Thursday 21 June 2007

Why do you like music?

    Why do you like music? I think our brain's urge for survival is the reason.
    What is there in music that attracts everyone? And what is special about some songs that everyone everywhere gets hooked to them?
    One thing that every song has is a rhythm; some amount of predictability. Human brain likes this... So, one ingredient to a good song is some amount of predictability.
    But every song (except in very rare cases) has a rhythm. What is it that makes a 'great' song? One thing I noticed was that, in a good song, there were repeated, subtle changes to this basic rhythm. These changes were scattered throughout the song. The basic rhythm contained a short syllable, but a few times, just quite a few times, the singer drags it quite long. This kind of altering makes a song more appealing.
    Predictable, having a rhythm, but having subtle variations.. Where do these strange rules for good songs arise from?
    After a few days of 'research' into this, I now have a theory of why it is so. I could call it 'Music as an Evolutionary Survivalistic Aid - an Information Theoretic analysis'. But I'd rather call it the 'better than ya, buddy' theory here.
    When we hear a song, our brain tries to store it. If there is a rhythm and predictability in the song, it (probably) makes this easy for the brain. So, that gives us the first rule.
    The second rule comes in because of our brain's desire to prove itself better than others.
    Everything in our body is optimised for survival. When you demonstrate in public that you are capable of something non-trivial, you increase the chances that the opposite sex finds you attractive; and, in the end, that your gene survives in the form of your kids. Whether we are consciously trying to get this attraction or not, our brain continuously does it. It is something wired in to our very brains, in order to assist in survival.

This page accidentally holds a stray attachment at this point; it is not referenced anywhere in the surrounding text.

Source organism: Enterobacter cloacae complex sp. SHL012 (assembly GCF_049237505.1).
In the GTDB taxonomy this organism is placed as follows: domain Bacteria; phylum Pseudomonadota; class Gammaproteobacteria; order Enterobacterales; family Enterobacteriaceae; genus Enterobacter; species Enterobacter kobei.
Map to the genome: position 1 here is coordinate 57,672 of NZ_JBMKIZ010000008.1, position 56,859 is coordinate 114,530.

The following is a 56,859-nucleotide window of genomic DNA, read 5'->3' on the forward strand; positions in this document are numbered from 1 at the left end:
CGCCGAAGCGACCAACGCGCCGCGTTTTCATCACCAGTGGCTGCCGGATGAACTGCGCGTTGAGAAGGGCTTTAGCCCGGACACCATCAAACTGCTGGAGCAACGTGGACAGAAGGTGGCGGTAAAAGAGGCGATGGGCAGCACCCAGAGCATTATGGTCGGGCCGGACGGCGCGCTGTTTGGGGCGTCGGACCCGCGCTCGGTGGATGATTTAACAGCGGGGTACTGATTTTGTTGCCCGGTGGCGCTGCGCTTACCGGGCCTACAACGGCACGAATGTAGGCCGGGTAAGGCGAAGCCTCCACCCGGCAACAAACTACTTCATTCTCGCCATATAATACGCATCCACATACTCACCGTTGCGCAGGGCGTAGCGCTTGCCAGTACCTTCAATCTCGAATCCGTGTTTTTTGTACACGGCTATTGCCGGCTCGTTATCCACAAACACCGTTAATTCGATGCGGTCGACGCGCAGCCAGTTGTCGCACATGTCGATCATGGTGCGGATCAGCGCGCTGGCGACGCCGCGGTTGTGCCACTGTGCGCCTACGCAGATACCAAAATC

Now, the second rule tells that there are near-random variations in the song's basic rhythm. This means that storing the song is non-trivial - you need to remember exactly where variations happened and what the variations were. So, as long as the variations don't get too difficult to remember, our brain likes these kind of songs. It thinks(?) that this will help us in our evolution. It's as if 'proving' that we can do this will raise our image in public. So, the brain takes extra efforts to remember these songs. Later, when the song is played when you are among friends, brain remembers and retrieves the song. As long as you sing it right, evolutionarily you are doing the right thing, so more of 'happiness chemical' is released in your brain. This, in effect, encourages you to sing the song right and makes it a 'happy' experience. And guess what? You tell everyone that you 'looove' the song. When this becomes a collective experience, the song becomes everyone's favourite.
    And in the same way, when the song becomes too popular, some of us (our brains) decide that knowing the song has become a trivial thing, and lose our interest in it. A newer song has a lot more variety and will be a lot more appealing then...
    Note: All this is just my own theory of how all this works, obtained by making interpretations of what I saw at work in my own mind. YMMV...

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